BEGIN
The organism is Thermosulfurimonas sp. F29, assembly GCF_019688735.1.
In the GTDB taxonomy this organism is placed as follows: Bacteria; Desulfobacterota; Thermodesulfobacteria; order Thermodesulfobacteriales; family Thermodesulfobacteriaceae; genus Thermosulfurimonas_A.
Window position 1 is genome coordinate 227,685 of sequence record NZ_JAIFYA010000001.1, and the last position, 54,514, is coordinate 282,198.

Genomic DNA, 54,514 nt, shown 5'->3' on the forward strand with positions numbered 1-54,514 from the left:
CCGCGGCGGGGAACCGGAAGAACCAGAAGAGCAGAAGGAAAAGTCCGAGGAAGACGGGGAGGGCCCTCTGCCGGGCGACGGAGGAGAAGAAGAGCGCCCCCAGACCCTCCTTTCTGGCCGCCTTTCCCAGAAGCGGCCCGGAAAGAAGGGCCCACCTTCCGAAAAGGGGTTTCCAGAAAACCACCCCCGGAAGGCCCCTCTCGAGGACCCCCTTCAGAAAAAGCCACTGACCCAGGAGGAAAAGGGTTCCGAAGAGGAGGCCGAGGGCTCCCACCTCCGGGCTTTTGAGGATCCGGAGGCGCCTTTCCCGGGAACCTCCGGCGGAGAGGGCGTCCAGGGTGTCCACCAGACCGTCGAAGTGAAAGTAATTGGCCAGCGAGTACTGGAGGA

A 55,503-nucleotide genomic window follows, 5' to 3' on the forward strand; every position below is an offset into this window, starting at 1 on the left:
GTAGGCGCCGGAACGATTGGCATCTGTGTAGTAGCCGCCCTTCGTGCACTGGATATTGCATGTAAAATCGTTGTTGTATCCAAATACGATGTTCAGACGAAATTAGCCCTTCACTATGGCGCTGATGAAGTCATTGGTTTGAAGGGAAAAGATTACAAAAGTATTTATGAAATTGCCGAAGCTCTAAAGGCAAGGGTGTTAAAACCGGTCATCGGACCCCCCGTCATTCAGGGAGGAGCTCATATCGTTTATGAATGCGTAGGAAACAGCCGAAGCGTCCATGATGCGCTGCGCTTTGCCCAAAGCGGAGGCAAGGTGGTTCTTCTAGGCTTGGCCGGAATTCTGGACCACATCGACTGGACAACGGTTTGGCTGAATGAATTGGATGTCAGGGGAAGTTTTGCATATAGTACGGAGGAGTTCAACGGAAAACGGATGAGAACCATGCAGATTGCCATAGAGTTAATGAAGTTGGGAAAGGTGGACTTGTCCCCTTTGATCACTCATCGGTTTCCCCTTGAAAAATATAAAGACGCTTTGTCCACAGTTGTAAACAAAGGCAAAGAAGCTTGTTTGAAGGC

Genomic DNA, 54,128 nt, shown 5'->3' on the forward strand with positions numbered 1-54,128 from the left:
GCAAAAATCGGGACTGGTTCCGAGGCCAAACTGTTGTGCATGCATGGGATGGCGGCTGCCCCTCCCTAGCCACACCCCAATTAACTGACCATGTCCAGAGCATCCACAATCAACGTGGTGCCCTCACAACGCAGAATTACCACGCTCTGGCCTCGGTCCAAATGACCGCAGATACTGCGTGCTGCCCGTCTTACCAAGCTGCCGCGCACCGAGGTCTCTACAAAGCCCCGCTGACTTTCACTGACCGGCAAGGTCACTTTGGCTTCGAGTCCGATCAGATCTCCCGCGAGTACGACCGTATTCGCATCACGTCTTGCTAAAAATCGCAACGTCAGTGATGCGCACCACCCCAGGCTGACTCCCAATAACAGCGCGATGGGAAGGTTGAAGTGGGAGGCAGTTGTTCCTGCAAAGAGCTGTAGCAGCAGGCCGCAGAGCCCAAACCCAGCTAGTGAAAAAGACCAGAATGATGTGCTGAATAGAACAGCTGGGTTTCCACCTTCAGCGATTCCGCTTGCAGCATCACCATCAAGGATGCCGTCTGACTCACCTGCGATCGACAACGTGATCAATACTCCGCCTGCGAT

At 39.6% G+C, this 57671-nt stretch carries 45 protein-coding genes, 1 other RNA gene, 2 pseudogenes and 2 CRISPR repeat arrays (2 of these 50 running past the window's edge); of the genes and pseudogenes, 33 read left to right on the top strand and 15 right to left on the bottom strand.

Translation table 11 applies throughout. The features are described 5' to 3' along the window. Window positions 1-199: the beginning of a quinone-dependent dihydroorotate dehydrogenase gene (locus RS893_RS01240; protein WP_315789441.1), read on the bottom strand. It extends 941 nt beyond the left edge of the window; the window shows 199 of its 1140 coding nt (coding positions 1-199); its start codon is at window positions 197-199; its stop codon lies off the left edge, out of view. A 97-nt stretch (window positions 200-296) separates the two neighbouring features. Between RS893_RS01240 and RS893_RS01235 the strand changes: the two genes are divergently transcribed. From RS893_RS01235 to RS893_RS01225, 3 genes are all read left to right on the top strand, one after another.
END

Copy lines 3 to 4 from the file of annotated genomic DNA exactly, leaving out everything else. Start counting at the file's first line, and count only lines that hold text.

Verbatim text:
Window position 1 is genome coordinate 227,685 of sequence record NZ_JAIFYA010000001.1, and the last position, 54,514, is coordinate 282,198.

Genomic DNA, 54,514 nt, shown 5'->3' on the forward strand with positions numbered 1-54,514 from the left: